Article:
When the Village Voice Online edition posted an article about the Daniel Cooney gallery exhibition in 2018, they chose to post just 3 of the 23 photos from the original layout: Robert Mapplethorpe and McCabe’s photos were 2 of them. Whether or not this was a random occurrence or a belated turn of the screw towards McCabe is debatable.

David Middaugh – Painter

Jerry Burchard (1931-2011) Photographer, San Francisco (1978)
Liz Derringer – ex-wife of Rick Derringer, she is a rock journalist & publicist who also wrote for Interview, NYC (1979)
Ron Jehu (1937-2007) was a San Francisco gallery owner who also hosted avant-garde exhibitions and events featuring Sylvester, Divine and Robert Mapplethorpe.
Charles Henri Ford (1908-2002) was a surrealist poet, magazine editor, filmmaker, photographer, collage artist and diarist. He was also the partner of artist Pavel Tchelitchew. NYC (1980)
Cornelius Conboy was the owner of 8BC, an East Village nightclub, performance space and gallery. Although this print is dated 1987, he remembers that the photo was actually taken the previous year, as he then moved to Italy.
International Chrysis (1951-1990) was a transgender entertainer and protege to Salvador Dali. She is the subject of the 1993 documentary Split. NYC (1988)

Pat Loud (1926-2021) was the matriarch of the Loud family, subject of the first reality series on American television. She later recalled that she only agreed to Don Herron’s request for a photo shoot if her friend and interior designer Richard Ridge posed as well. NYC (1978)

Richard Erker (1945-2004) was an artist, sculptor and jewelry maker. He owned a shop in SoHo in the early 1980’s and later moved to Palm Springs, where he was the victim of an unsolved murder.
Richard Hartenstein, Makeup artist. NYC (1980)
Fashion designer Geoffrey Mac’s (unintentional?) homage to the “Tub Shots” series, as recently posted on Instagram.
Don Herron, Self Portrait (1993)

Whatever Happened To The Kid Who Boiled John Crouse’s Head?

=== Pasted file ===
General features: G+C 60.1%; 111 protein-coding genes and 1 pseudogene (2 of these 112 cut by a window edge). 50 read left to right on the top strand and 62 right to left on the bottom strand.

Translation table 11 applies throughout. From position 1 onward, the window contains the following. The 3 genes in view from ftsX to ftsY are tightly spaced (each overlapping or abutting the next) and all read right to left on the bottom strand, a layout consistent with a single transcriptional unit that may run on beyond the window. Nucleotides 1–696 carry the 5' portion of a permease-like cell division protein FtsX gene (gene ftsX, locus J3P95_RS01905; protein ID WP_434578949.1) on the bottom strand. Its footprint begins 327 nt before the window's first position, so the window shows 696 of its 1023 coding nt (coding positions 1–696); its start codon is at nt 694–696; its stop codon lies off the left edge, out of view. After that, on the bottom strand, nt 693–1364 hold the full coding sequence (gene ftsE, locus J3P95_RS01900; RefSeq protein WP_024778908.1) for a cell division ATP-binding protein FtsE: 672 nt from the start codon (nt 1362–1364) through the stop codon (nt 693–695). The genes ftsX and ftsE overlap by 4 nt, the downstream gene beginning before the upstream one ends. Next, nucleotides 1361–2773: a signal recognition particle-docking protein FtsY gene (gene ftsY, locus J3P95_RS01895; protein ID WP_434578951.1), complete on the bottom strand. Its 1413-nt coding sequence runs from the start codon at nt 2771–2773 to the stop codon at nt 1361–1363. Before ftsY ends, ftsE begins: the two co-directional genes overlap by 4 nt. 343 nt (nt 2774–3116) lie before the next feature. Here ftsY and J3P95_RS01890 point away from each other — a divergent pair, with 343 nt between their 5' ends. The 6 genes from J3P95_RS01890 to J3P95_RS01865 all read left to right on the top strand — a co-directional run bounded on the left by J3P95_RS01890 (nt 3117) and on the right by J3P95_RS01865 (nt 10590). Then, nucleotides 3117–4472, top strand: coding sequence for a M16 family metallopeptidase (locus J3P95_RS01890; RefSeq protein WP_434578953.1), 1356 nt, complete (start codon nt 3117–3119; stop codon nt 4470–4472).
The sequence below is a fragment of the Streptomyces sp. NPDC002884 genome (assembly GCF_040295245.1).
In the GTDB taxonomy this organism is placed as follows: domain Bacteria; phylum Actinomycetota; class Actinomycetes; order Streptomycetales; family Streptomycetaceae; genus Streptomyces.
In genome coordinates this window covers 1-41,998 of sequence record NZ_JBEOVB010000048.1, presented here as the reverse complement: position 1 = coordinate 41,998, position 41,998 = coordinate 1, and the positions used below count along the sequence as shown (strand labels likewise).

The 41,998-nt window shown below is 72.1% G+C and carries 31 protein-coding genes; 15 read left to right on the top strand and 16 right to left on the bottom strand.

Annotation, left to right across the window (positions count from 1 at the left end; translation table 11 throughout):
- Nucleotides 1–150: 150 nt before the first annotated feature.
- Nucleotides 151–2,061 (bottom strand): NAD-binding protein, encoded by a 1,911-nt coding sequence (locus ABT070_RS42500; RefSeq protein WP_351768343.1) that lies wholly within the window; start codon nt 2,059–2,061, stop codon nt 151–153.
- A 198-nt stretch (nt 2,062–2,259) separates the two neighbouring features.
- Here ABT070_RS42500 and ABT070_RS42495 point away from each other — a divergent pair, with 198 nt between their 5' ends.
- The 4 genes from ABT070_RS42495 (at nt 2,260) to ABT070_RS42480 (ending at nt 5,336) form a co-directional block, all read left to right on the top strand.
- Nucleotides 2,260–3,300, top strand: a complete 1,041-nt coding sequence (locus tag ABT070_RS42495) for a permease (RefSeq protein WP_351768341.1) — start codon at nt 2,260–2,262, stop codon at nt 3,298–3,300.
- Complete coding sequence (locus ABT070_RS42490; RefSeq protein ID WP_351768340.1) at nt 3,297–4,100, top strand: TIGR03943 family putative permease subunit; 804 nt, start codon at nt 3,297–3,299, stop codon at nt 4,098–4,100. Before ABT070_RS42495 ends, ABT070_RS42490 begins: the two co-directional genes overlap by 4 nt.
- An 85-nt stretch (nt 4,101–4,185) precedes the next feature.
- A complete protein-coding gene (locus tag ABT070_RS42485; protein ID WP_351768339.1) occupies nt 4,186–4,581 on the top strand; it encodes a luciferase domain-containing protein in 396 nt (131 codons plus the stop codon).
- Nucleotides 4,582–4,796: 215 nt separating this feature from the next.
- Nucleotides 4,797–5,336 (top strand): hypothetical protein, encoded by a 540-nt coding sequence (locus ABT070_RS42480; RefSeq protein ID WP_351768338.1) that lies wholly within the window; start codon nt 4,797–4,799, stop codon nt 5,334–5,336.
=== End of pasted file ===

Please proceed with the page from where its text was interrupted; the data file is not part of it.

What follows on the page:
I was a freshman theatre major at Syracuse University when I scribbled this in my journal one bright spring day in 1988:

I’m writing at Oakwood Cemetery, where we are sitting on the steps of the Brown Mausoleum. People might think it’s morbid to hang out in a cemetery, but I love it here – so beautiful and peaceful. If we were sitting in the Quad, with radios blaring and frisbees flying around, I couldn’t relax – it always feels like a fight is just waiting to break out. There’s no judgement here. Other kids walk by every so often but it’s very quiet. I’ve heard that drug deals go on here at night though.

So young. So innocent. So little insight. Then again, I was 19 years old and this was before that kid boiled John Crouse’s head.

Hanging out with friends at the mortuary chapel in Oakwood Cemetery (Spring 1988)

Oakwood-cemetery_1909_syracuseOakwood is an 160 acre cemetery adjacent to the Syracuse University campus. Their website advertises “a grand array of monuments and mausoleums which form a virtual outdoor museum of funerary sculpture and architecture while mirroring the lives of Syracuse’s Victorian families.”

The cemetery was an alternative hangout for us – actors and artists clad in vintage chic attire, toting journals, sketchbooks and cameras. PICT0018 copyWe didn’t come to SU for the sports or fraternity life. The typical campus hangout spots weren’t always the best places to relax so we went to the cemetery. We were respectful,  but not everyone else subscribed to the ‘Take only pictures, leave only footprints’ credo and this is why we can’t have nice things.

In October of that year, freshman art student Kevin McQuain thought it would be a good idea to steal a human head from a mausoleum “to use as a model for sculpture class.” He brought it back to his dorm – the nearby Flint Hall – and proceeded to try and clean the odious noggin by boiling it with bleach in a trashcan placed on the stove of the 3rd floor common area. Residents were alarmed by the stench and even more so when they discovered the source. McQuain and two of his friends were arrested.

Flint and Day Halls – two Syracuse University dorms – are adjacent to Oakwood Cemetery

Two factors helped this to become a national news story: John Crouse

a) It was Halloween season.

b) It wasn’t just any old skull in the trashcan. 

The vandalized mausoleum contained John and Catherine Crouse and their two sons. The Crouse family was a wealthy philanthropic clan that loomed large in the area for generations. A fair percentage of the city of Syracuse bears the Crouse name. John created the University’s Crouse College to honor his wife. Their son, John J. Crouse served as the mayor of Syracuse. All of the coffins in the tomb were vandalized, but the cranium in question belonged to John Jr. 

From The Syracuse Herald, 10/21/88 and a 1920’s postcard for Crouse College: